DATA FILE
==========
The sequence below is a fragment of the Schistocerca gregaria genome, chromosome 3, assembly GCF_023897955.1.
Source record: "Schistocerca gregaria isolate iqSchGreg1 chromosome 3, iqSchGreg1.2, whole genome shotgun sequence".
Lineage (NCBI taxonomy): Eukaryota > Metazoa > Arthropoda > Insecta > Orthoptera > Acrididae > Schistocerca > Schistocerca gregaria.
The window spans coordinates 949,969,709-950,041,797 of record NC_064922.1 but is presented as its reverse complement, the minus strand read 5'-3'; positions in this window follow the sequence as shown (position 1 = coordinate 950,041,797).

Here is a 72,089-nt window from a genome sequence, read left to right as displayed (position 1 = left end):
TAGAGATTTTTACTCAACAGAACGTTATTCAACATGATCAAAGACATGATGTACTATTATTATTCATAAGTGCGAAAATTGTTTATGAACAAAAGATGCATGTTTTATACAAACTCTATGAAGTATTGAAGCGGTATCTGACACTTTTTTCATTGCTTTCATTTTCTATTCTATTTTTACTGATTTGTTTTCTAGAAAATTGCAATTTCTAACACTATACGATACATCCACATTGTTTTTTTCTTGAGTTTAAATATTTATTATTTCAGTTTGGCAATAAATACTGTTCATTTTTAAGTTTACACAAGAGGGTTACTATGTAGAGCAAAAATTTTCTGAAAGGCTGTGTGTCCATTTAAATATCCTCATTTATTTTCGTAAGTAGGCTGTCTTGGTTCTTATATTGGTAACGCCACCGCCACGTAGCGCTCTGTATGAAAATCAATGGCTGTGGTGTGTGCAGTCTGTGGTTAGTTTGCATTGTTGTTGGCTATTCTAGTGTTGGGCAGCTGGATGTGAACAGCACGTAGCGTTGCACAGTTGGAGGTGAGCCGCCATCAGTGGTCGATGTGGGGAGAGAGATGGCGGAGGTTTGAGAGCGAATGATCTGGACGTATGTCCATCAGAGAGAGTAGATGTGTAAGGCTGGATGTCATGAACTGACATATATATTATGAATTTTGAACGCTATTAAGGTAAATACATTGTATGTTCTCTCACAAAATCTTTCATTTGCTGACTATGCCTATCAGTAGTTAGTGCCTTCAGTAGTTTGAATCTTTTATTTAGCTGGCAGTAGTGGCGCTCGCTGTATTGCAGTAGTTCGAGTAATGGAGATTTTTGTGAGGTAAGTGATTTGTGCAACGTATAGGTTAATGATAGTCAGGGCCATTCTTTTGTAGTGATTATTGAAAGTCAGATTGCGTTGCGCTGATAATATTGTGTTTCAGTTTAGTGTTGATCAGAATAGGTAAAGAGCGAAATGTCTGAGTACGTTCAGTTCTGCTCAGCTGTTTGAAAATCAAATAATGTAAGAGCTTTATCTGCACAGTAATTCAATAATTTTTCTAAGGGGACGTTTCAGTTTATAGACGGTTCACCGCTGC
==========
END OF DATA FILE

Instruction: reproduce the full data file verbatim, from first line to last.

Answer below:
The sequence below is a fragment of the Schistocerca gregaria genome, chromosome 3, assembly GCF_023897955.1.
Source record: "Schistocerca gregaria isolate iqSchGreg1 chromosome 3, iqSchGreg1.2, whole genome shotgun sequence".
Lineage (NCBI taxonomy): Eukaryota > Metazoa > Arthropoda > Insecta > Orthoptera > Acrididae > Schistocerca > Schistocerca gregaria.
The window spans coordinates 949,969,709-950,041,797 of record NC_064922.1 but is presented as its reverse complement, the minus strand read 5'-3'; positions in this window follow the sequence as shown (position 1 = coordinate 950,041,797).

Here is a 72,089-nt window from a genome sequence, read left to right as displayed (position 1 = left end):
TAGAGATTTTTACTCAACAGAACGTTATTCAACATGATCAAAGACATGATGTACTATTATTATTCATAAGTGCGAAAATTGTTTATGAACAAAAGATGCATGTTTTATACAAACTCTATGAAGTATTGAAGCGGTATCTGACACTTTTTTCATTGCTTTCATTTTCTATTCTATTTTTACTGATTTGTTTTCTAGAAAATTGCAATTTCTAACACTATACGATACATCCACATTGTTTTTTTCTTGAGTTTAAATATTTATTATTTCAGTTTGGCAATAAATACTGTTCATTTTTAAGTTTACACAAGAGGGTTACTATGTAGAGCAAAAATTTTCTGAAAGGCTGTGTGTCCATTTAAATATCCTCATTTATTTTCGTAAGTAGGCTGTCTTGGTTCTTATATTGGTAACGCCACCGCCACGTAGCGCTCTGTATGAAAATCAATGGCTGTGGTGTGTGCAGTCTGTGGTTAGTTTGCATTGTTGTTGGCTATTCTAGTGTTGGGCAGCTGGATGTGAACAGCACGTAGCGTTGCACAGTTGGAGGTGAGCCGCCATCAGTGGTCGATGTGGGGAGAGAGATGGCGGAGGTTTGAGAGCGAATGATCTGGACGTATGTCCATCAGAGAGAGTAGATGTGTAAGGCTGGATGTCATGAACTGACATATATATTATGAATTTTGAACGCTATTAAGGTAAATACATTGTATGTTCTCTCACAAAATCTTTCATTTGCTGACTATGCCTATCAGTAGTTAGTGCCTTCAGTAGTTTGAATCTTTTATTTAGCTGGCAGTAGTGGCGCTCGCTGTATTGCAGTAGTTCGAGTAATGGAGATTTTTGTGAGGTAAGTGATTTGTGCAACGTATAGGTTAATGATAGTCAGGGCCATTCTTTTGTAGTGATTATTGAAAGTCAGATTGCGTTGCGCTGATAATATTGTGTTTCAGTTTAGTGTTGATCAGAATAGGTAAAGAGCGAAATGTCTGAGTACGTTCAGTTCTGCTCAGCTGTTTGAAAATCAAATAATGTAAGAGCTTTATCTGCACAGTAATTCAATAATTTTTCTAAGGGGACGTTTCAGTTTATAGACGGTTCACCGCTGC